A legal bid by the Conservative party association to bring a claim against its former member Mark Reckless and his agent Chris Irvine was held in secret after a journalist was barred from proceedings.
The Rochester and Strood Conservative Association claimed that expenditure on Reckless' campaign of more than £3,000 was approved shortly before he defected.
The bill is said to have been amassed on now-unusable campaign literature promoting his bid to retain the key seat for the Tories, which local party figures said was an "avoidable expense".
The association brought the case which was today listed at Medway County Court in Chatham, Kent, as Rochester and Strood Constituency v Reckless/Irvine.
But Tom Pugh, a journalist for the Press Association, was denied access to the hearing.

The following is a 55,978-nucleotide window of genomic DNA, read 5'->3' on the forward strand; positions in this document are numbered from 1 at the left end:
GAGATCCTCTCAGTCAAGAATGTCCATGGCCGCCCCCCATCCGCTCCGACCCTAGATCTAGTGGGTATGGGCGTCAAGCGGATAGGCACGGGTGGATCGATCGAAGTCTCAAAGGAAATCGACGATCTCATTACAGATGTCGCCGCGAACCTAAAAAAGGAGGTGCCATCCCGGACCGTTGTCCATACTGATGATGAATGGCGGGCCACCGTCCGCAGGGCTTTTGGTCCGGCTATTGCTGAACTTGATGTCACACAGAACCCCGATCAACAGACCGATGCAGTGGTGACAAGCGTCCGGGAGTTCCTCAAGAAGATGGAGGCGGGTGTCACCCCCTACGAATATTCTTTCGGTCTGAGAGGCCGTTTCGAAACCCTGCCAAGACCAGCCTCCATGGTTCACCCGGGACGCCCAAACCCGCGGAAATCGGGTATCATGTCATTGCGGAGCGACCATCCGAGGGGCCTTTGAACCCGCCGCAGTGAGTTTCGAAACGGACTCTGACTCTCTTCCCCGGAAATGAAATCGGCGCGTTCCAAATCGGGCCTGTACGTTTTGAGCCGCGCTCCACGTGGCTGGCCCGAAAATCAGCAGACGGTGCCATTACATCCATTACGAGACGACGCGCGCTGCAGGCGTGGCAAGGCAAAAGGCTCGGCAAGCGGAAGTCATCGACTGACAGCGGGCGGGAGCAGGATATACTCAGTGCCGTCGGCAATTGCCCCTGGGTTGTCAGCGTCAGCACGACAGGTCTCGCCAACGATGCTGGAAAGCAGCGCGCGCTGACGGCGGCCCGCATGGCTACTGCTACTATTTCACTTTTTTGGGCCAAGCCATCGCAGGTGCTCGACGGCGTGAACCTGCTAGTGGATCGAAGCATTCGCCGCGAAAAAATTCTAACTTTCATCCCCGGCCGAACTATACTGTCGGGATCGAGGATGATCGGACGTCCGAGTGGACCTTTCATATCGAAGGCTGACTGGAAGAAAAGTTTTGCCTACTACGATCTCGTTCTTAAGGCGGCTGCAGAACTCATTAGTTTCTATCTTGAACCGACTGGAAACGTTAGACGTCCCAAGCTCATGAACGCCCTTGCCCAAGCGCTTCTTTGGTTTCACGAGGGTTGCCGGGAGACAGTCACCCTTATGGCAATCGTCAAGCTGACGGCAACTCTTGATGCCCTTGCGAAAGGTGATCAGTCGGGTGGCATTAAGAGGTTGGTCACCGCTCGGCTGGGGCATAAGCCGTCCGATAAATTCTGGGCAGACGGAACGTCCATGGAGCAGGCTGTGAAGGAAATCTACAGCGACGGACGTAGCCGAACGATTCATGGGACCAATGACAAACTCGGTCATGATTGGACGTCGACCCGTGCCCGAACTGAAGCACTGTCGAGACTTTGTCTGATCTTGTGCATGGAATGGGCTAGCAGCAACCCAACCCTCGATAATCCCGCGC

After the case, local Tory party association member Stuart Tranter said he and the deputy district judge did not think "it would be helpful or necessary" to have the Press present.
Mr Tranter said deputy district judge Alan Ashley struck out the association's claim in its present form based on a "technicality".
He added: "We didn't discuss the substance of the claim. There was no judgment on whether or not the actions were right or wrong, or anything of that sort.
"On this purely technical basis, we were denied the opportunity and we are bitterly disappointed that we do not have the opportunity to argue the case."
Rule 39.2 of the Civil Procedure Rules which governs the conduct of cases in civil courts, including small claims court, states the general rule is that a hearing is to be in public.
A Judicial Office spokesman said: "Deputy District Judge Ashley did not invite the press into this hearing as it was concerned with legal argument, not factual evidence. The claim was struck out, so will not be going any further."
On twitter, Mark Reckless described the legal action as "sour grapes".